Ideal for strengthening the glutes, which can provide you with power on the run and reduce the risks of overuse injuries like runner’s knee and IT band syndrome. This move also works the quads, hamstring, calves and most core muscles.
Start with your feet turned out slightly, toes pointing forward, arms extended and back straight.
Next, squat down until your butt is just lower than your knees, then press up through the heels jumping off the ground as high as possible, then land softly without letting your knees fall in toward each other, then descend into the next squat. That’s one rep.
Do 12 to 15 reps to complete one set. Aim for two to three sets.
There is a reason why this move is the baseline most CrossFit WODs: it delivers.
The burpee is total body conditioning per excellence. This is one of the best exercises for the core muscles, thighs, shoulder, arms, and chest—and if you only have 5 minutes of free time for plyo training, then do the burpees, please.
Assume a feet hip-width apart stance, then bend your knees and place your hands on the floor.
Next, while you transfer all of your weight into your hands, jump your feet back so that you end up in a push-up position. Then, bring your knees to your chest, assuming a low squat position, and press up and jump as high as you can with hands overhead, feet going airborne.
Clap your hands overhead for more challenge (and sound effect!).
Without delay, hit the ground again to perform the next burpee.
3. Jumping lunge
This is one of the most running-specific exercises you can do since jumping lunges target all of your running muscles in the most efficient and explosive way.
Begin in lunge position, weight distributed equally on both legs
Next, jump straight up into the air as high as possible, reversing the position of the legs and landing with your feet in the opposite positions, then immediately lower down into a deep lunge.
Make sure to land with a good lunge from—knees behind or in line with the toes—and to use your arms to help you jump higher.
Do three sets of 12 to 16 reps, alternating sides on each jump.
4. Side hops
This plyometric exercise works all of your lower body muscles, including your hamstrings, glutes, calves, and quads—all key muscles for running and most of athletic activities.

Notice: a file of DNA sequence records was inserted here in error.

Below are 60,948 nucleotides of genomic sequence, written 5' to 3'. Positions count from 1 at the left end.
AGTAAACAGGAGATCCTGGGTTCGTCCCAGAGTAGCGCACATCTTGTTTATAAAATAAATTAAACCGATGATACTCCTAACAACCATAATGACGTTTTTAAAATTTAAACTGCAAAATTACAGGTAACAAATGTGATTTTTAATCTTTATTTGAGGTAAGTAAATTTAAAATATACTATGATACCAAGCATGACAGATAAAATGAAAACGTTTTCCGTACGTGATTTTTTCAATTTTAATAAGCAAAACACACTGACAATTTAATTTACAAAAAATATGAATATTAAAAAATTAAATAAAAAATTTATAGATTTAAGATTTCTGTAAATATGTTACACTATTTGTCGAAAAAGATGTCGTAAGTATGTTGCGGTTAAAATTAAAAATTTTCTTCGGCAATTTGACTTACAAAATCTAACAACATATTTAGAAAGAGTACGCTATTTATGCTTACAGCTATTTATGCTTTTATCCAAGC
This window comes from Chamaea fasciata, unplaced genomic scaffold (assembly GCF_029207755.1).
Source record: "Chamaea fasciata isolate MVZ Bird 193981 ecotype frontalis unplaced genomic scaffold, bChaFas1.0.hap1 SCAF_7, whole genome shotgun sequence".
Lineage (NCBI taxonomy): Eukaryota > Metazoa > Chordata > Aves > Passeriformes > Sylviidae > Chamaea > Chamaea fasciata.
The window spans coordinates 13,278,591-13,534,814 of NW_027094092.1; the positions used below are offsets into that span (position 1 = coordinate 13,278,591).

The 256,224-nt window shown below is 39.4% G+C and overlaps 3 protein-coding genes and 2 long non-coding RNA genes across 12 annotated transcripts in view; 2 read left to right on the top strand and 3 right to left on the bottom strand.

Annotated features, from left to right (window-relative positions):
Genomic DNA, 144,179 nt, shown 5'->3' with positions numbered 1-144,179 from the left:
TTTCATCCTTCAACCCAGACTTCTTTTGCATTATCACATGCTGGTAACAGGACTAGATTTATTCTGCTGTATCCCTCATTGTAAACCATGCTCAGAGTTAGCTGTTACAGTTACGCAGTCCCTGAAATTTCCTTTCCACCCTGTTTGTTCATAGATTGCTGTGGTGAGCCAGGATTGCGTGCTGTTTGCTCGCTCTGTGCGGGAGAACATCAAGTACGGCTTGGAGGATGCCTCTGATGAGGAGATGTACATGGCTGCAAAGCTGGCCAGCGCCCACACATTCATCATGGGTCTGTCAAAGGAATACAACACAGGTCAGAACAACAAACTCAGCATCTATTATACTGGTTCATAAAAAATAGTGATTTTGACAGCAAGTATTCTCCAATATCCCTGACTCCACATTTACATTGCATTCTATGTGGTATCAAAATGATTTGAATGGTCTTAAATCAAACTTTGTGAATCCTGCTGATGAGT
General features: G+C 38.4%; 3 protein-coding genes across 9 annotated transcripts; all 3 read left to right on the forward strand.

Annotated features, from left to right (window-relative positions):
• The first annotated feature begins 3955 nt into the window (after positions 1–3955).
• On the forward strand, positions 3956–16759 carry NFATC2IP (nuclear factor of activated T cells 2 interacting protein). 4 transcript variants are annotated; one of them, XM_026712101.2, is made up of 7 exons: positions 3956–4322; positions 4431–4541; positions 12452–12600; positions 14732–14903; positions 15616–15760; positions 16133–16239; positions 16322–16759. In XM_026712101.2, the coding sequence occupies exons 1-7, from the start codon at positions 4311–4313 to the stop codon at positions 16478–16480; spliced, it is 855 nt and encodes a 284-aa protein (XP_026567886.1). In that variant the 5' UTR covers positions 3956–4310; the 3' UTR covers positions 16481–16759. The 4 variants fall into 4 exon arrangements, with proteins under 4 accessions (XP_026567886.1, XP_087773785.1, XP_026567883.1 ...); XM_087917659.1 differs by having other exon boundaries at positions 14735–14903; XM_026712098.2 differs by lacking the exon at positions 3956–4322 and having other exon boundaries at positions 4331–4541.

Start by standing on your right foot with your right knee slightly bent and your left foot up.
Next, begin hopping on the right foot as fast as you can with minimum ground contact. Imagine that you are jumping over a set of hot coals.
Hop in one place for 12 times, then hop side to side for 12 time then hop forward and backward for another 12 times.
That’s one set. Aim for two to three sets on each foot.
Make sure to keep your hips steady and nearly motionless through the exercise. Do not move them up or down.
5. Single Leg Lateral Jumps
Along with increasing power in the legs, this plyo move also improves balance. Plus, this plyo moves boosts ankle strength and stability as well as control and proprioception, which is your own sense of the relative position of your body and strength of effort being employed in each movement.
Begin standing on your right foot with your left knee slightly bent and left foot off the ground. Then, drop into a half squat and jump diagonally as high as you can to your left, landing in a half squat on your left foot.
Repeat, jumping diagonally while engaging the whole core to your right. That’s one rep. if this is too easy for you, then do it with eye closed.
Aim for at least 10 reps, and aim for three sets.
6. Box Jumps
These build explosive speed, rev up your body’s ability to absorb force, and they target the muscles that contract the most when running, the hamstrings and glutes.
Pick a jumping box of challenging height or stack aerobics steps 6 to 14 inches high. Just be careful here.
From the ground, squat downward and jump with two feet onto the box, swinging your arms forward to generate enough momentum.
Next, jump backward off the box, and land softly on the ground with knees slightly bent.
That’s one rep.
For more challenge, jump onto the box on one leg.
Do 12 reps aiming to complete three sets.
7. Bleacher hops
Another powerful exercise to add to your arsenal. This one works you on all level. It’s also a great cardiovascular and endurance exercises—just like hill sprint on steroids.
Find a set of steps—whether at the nearby park or at your local high school stadium, stadium or even a building with a large flight of stairs—then with feet shoulder width apart, hop up the steps with both feet together and as fast as you can with no breaks until you reach the top.
Next, walk back down and repeat.
Here you have it
I hope you enjoyed reading my post, and you are serious about adding a plyometric workout into your training schedule so you can become the best runner you can be.
Please share with us some of your favorite moves in the comments section.
Thank you for reading my post
Featured Image Credit – J.Stephan through Flickr.